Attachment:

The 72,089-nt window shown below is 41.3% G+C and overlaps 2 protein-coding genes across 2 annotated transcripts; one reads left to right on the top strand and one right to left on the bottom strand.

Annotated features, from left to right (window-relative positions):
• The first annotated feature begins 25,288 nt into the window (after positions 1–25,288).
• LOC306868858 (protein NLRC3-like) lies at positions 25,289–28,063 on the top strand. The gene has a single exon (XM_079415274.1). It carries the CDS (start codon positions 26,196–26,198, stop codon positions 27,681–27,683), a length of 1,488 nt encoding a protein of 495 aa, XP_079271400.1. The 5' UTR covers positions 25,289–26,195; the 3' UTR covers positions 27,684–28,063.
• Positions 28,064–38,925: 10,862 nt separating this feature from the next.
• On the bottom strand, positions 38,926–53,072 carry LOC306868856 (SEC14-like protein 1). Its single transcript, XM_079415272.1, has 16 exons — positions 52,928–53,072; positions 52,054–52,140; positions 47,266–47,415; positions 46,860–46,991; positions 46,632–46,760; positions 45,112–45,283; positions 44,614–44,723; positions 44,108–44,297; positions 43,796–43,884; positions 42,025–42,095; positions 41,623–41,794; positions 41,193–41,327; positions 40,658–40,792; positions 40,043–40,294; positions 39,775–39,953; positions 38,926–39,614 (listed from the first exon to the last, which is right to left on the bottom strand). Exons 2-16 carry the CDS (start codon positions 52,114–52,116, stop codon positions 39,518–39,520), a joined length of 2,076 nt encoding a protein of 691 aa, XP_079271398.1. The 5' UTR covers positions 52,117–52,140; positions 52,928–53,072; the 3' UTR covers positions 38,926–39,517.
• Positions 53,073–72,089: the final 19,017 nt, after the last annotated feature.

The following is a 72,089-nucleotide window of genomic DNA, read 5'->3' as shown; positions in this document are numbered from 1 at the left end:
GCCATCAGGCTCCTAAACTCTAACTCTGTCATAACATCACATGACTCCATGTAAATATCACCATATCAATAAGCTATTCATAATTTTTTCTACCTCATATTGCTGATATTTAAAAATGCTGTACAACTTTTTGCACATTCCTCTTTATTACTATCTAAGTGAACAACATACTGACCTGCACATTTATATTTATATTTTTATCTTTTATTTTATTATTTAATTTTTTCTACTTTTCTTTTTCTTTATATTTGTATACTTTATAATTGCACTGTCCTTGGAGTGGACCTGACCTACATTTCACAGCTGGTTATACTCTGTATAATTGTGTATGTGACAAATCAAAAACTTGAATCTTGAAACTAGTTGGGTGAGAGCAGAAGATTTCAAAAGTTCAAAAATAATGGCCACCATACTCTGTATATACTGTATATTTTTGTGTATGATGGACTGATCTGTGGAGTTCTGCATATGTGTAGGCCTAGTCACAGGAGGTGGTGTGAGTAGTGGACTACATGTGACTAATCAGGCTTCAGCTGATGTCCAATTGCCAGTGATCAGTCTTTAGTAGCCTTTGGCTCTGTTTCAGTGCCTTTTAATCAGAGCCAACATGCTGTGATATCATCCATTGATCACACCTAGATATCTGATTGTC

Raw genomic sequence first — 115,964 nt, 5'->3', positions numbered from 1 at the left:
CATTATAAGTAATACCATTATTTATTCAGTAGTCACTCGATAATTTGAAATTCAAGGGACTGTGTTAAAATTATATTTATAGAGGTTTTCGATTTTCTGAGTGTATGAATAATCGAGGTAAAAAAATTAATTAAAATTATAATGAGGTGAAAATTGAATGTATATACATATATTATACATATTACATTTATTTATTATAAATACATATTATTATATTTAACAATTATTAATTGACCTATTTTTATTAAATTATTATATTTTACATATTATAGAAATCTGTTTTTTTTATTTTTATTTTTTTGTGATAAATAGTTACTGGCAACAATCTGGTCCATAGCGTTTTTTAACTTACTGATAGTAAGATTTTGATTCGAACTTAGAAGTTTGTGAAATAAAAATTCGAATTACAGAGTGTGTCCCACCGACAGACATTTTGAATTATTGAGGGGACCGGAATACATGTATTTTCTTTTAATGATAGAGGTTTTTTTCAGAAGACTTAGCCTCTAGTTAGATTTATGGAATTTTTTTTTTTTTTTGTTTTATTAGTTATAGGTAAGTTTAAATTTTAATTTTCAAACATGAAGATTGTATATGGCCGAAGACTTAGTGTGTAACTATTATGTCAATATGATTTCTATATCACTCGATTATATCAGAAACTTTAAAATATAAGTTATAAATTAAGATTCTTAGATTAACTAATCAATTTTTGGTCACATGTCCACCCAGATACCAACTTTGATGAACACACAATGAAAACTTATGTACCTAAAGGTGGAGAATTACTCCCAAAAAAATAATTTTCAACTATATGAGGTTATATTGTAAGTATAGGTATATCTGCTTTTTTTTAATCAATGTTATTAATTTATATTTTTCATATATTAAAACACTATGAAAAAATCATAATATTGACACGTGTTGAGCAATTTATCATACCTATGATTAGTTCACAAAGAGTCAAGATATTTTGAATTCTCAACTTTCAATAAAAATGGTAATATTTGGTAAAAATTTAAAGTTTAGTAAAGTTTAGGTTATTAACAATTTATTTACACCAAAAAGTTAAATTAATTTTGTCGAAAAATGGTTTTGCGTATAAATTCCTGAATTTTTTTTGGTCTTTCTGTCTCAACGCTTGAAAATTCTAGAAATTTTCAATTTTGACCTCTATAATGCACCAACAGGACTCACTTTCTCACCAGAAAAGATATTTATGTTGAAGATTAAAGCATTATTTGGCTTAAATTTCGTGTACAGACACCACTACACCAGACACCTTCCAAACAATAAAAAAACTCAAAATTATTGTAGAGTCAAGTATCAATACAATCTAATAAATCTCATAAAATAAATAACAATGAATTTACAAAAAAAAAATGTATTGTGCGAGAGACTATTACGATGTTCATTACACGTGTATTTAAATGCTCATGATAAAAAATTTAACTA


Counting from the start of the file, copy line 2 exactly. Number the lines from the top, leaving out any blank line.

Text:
Annotated features, from left to right (window-relative positions):